Metropolitan Police Special Branch

An anti-terror division between 1883–2006

I’m always wary of covering the threat of Irish terrorism on my walks. I strongly believe that the British government carried out some very dirty tricks, both actual and in a presentation (spin) sense throughout the Troubles. But nevertheless, the threat from various Irish dissidents was real and drove many changes in our security apparatus in the early 1990s.

After the Brigton Bomb which nearly killed PM Margaret Thatcher, trouble hit a second time in 1991 when a mortar landed at Downing Street, on the back lawn, during a cabinet meeting. Had the windows not been reinforced just a few weeks earlier, many cabinet members would have been seriously injured or possibly killed. It was an incredible success for the plotters, and shook the government to its core.

Someone asked yesterday why we don’t hear so much on the news about the Metropolitan Police’s “Special Branch” which was a constant fixture throughout the 1980s. It no longer exists at all, after it was merged with the Anti-Terrorist Branch (SO13) into the all-new SO15 Counter Terrorism Command or CTC in 2006.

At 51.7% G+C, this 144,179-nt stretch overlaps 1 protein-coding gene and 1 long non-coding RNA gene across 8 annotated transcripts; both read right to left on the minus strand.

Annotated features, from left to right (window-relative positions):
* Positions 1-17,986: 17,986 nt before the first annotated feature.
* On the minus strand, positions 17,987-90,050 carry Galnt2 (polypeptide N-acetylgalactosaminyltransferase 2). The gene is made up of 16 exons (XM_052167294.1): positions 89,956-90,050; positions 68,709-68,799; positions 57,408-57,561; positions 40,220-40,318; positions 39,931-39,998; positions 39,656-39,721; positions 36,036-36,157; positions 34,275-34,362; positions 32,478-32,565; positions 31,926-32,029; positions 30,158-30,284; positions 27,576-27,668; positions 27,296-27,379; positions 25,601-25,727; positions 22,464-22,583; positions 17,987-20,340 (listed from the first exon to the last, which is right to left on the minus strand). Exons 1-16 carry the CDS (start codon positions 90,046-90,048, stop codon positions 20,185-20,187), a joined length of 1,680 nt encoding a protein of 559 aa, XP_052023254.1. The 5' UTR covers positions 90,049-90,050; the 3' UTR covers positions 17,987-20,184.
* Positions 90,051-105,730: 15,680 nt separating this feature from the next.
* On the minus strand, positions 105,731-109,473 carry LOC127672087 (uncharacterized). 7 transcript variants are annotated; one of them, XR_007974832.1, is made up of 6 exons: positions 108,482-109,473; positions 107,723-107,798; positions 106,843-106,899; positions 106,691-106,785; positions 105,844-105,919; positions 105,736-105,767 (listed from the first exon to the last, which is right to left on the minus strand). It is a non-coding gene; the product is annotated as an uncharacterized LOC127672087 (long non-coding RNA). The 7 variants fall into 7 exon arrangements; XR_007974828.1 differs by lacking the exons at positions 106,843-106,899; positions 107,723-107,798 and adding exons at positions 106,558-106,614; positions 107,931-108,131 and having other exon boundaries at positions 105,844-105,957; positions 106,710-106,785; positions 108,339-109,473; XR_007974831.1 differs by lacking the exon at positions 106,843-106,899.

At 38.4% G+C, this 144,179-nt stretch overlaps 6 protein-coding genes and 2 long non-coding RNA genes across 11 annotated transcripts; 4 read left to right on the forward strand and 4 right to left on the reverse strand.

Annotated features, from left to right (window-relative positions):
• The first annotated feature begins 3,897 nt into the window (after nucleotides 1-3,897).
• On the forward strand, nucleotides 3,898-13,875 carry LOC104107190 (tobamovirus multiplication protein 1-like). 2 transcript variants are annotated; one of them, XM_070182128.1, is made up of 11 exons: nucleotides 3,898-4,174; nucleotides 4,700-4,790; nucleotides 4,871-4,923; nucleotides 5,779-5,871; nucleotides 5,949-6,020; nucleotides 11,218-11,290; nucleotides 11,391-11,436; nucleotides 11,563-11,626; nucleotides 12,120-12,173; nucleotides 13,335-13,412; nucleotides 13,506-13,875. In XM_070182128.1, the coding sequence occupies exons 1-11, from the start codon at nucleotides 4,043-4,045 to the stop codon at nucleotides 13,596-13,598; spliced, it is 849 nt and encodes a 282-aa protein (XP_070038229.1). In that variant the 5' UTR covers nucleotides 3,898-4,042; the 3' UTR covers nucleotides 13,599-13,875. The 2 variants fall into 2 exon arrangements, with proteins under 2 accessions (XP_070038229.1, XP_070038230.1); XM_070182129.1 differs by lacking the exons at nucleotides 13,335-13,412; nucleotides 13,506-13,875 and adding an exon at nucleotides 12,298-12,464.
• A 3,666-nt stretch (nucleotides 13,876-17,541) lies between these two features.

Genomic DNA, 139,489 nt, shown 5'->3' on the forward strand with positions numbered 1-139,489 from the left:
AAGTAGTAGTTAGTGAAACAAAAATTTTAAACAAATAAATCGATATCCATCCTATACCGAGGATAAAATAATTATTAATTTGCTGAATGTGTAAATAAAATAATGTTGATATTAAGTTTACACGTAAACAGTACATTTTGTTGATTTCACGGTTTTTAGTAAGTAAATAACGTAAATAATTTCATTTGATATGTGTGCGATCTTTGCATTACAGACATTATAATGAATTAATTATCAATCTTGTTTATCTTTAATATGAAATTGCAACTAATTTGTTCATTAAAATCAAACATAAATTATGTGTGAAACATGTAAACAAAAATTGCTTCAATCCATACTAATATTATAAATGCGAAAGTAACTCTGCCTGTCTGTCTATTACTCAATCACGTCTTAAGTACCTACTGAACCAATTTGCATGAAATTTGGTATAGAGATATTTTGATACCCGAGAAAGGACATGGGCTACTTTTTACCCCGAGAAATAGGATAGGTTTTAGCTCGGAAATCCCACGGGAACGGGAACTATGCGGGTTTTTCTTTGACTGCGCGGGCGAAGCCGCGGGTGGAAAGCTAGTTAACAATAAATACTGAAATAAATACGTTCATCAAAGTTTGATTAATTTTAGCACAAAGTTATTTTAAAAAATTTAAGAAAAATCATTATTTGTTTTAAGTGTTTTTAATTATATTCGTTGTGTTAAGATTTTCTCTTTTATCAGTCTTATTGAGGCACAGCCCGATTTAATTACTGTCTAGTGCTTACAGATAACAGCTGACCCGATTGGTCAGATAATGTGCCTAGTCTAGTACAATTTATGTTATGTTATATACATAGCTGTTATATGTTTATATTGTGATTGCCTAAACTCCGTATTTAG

Incredibly, Special Branch winked into existence in 1883 (not 1983!) specifically to target Irish Republicans, when it was known as the Special Irish Branch. Many other police forces not only in the UK but across the Commonwealth went on to develop their own highly trained “Special Branch” officers.

Clearly, after the Good Friday Agreement and the gradual dismantling of the weapons and smuggling operations carried out by PIRA and other organisations, the British security response had to be reconfigured. After the collapse of the Soviet Union, Special Branch had spent most of the 1990s gathering intellgence about Irish dissidents. By 2006, this was plainly a waste of money but more importantly, there were much bigger fish on the fryer.

9/11 and the ructions which followed forced MI5 to take the lead role in counter-terrorism, leaving SO15 to lead more tactical and operational measures, such as armed police response to live threats, and other matters which we can cover another day.